Struggling with dementia: Disease has no bounds - KWWL - Eastern Iowa Breaking News, Weather, Closings

Struggling with dementia: Disease has no bounds

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Former teen heartthrob David Cassidy has revealed that he is suffering from dementia and has quit performing. The progressive, degenerative disease has no bounds, even affecting families in Eastern Iowa. 

A major icon from the 1970s, who starred as Keith Patridge in the TV hit "The Partridge Family," is dealing with memory loss. Cassidy recently struggled on stage during a performance, slurring his words and falling off stage. The 66-year-old entertainer who also has a long history with alcoholism confirmed his own diagnosis after a report suggested he had started drinking again. 

Cassidy is no stranger to dementia, both his grandfather and mother suffered from it.

Cassidy telling People magazine,  "I was in denial, but a part of me always knew this was coming."

The disease hits close to home for families who have been suffering with dementia. 

Lori Hartke cares for her 82-year-old mother Darlene Joy who is diagnosed with Alzheimer's-the most common type of dementia. 

"It's been about seven years. Seven or eight years," said Hartke.

"I don't think it's been that long," said Joy.

"Yes mom, times been going faster than we think," said Hartke 

Her mother's memory fading, Hartke says her mom is still self-sufficient for the most part.

"I think the shock of it is how early in life it can really start and how unaware of ourselves we could have even just a little bit and not even know it," said Hartke. 

For Cassidy, an interview with Access Hollywood  shows the effects of dementia, Cassidy forgetting the lyrics to one of his biggest hits. When asked to sing "I Think I Love You," Cassidy forgets the lyrics.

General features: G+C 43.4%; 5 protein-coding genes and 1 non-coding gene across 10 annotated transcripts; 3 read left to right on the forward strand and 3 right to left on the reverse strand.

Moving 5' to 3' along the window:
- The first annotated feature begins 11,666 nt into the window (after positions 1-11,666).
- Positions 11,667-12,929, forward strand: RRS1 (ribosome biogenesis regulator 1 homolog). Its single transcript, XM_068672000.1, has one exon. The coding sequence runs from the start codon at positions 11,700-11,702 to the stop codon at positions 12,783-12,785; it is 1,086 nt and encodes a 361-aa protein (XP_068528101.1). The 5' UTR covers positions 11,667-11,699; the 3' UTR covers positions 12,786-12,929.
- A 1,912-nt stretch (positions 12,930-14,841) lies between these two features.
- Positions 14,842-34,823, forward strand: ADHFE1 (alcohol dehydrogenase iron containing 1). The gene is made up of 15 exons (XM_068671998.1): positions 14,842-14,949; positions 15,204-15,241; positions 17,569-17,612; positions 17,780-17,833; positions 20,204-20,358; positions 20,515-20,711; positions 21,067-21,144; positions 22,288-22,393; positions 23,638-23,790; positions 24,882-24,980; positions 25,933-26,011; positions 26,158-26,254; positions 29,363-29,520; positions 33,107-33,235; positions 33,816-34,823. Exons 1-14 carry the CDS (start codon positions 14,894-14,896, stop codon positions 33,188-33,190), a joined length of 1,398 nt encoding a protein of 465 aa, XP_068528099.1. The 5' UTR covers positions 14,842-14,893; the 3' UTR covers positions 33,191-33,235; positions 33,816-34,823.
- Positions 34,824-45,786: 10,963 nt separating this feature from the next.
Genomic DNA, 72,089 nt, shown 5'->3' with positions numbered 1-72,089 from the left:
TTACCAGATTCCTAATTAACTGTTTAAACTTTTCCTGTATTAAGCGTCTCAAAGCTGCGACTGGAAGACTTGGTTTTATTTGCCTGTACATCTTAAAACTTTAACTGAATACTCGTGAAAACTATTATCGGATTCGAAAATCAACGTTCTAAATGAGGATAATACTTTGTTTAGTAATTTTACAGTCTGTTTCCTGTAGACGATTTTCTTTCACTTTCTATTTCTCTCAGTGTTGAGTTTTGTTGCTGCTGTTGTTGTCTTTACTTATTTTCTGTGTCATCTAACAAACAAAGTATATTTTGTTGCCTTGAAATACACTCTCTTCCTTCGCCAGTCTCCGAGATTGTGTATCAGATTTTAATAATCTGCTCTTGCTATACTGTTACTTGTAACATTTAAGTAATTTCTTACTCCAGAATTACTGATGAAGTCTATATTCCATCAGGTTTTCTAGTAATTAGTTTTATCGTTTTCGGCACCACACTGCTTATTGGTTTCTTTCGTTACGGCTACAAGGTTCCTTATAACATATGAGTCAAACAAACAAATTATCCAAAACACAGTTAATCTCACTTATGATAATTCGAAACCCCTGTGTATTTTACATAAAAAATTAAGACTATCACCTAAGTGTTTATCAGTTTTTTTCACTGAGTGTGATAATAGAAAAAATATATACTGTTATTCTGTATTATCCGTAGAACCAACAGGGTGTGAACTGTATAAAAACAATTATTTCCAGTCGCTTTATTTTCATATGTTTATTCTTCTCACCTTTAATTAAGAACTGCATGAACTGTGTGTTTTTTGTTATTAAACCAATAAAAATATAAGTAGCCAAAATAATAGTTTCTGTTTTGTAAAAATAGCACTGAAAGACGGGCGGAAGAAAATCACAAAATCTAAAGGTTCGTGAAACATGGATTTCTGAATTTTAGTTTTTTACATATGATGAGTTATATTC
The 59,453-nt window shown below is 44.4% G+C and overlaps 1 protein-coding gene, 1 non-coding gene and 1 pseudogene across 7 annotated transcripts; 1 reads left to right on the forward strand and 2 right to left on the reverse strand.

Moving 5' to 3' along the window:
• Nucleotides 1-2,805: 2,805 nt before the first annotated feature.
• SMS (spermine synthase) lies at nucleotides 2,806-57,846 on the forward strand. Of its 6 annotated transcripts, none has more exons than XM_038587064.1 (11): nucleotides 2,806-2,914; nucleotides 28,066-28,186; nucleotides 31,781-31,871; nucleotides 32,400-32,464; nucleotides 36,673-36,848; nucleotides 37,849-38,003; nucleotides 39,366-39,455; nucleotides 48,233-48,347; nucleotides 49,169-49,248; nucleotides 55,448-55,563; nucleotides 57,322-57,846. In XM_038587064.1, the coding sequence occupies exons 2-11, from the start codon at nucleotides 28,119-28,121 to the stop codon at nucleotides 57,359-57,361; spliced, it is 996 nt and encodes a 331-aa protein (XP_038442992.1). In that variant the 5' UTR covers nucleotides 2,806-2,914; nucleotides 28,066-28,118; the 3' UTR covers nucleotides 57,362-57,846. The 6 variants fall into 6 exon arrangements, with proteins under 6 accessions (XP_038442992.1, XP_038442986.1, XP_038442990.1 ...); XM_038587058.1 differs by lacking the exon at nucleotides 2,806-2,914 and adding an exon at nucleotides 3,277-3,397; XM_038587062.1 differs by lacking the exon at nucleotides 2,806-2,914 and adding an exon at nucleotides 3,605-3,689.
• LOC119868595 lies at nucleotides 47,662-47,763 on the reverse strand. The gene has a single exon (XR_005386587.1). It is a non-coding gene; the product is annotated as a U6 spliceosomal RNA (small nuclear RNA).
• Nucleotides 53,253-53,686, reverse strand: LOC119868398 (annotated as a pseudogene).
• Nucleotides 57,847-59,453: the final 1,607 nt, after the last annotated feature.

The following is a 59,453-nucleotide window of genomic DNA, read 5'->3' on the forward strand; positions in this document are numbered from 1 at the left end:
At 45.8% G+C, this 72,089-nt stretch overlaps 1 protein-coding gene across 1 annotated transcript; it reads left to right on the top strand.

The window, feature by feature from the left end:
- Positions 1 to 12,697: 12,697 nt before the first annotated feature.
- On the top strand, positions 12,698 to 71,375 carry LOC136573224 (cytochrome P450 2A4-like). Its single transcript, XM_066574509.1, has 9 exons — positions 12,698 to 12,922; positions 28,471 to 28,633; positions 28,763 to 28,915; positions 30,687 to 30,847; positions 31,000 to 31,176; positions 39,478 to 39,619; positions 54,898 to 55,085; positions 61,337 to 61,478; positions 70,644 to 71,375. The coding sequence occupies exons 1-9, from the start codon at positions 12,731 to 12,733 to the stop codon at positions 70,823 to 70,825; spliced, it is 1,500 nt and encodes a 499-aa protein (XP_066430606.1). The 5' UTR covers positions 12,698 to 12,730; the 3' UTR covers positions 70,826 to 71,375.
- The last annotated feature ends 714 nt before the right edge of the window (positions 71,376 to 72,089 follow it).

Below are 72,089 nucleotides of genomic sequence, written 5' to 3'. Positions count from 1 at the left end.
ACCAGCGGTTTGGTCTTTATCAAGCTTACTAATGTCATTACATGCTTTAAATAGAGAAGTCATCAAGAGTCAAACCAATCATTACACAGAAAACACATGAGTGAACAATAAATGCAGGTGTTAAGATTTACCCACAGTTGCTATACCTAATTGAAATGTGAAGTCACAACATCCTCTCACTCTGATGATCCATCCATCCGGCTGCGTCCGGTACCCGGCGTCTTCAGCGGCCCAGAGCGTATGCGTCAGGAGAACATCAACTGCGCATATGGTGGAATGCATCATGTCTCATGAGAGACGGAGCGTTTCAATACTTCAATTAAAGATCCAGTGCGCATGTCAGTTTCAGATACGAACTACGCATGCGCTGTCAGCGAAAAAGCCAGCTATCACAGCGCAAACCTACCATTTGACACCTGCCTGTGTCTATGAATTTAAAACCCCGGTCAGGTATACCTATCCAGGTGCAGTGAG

Just like Cassidy, Hartke says there are moments where the disease is hard to ignore.  

"She was having a hard-time putting up her medicine," said Hartke. "This woman knows exactly what medicine goes into what whole at what time of the day, and I told her mom, I'm gonna have to get this figured out. Someday, it's not gonna come around, and what am I going to do?"

In the meantime, the best remedy is companionship. 

"Just be with her mostly, just to be with her," said Joy. "We go places and do things, and get groceries. And we giggle a lot, but she's my best friend. And I love her to death."

Hartke says the local Alzheimer's support group has been a significant lifeline for her- in understanding the disease. She thanks others in the group who are so open and willing to share their experiences.

For more information on local Alzheimer's support groups, visit the Alzheimer's Association website. 

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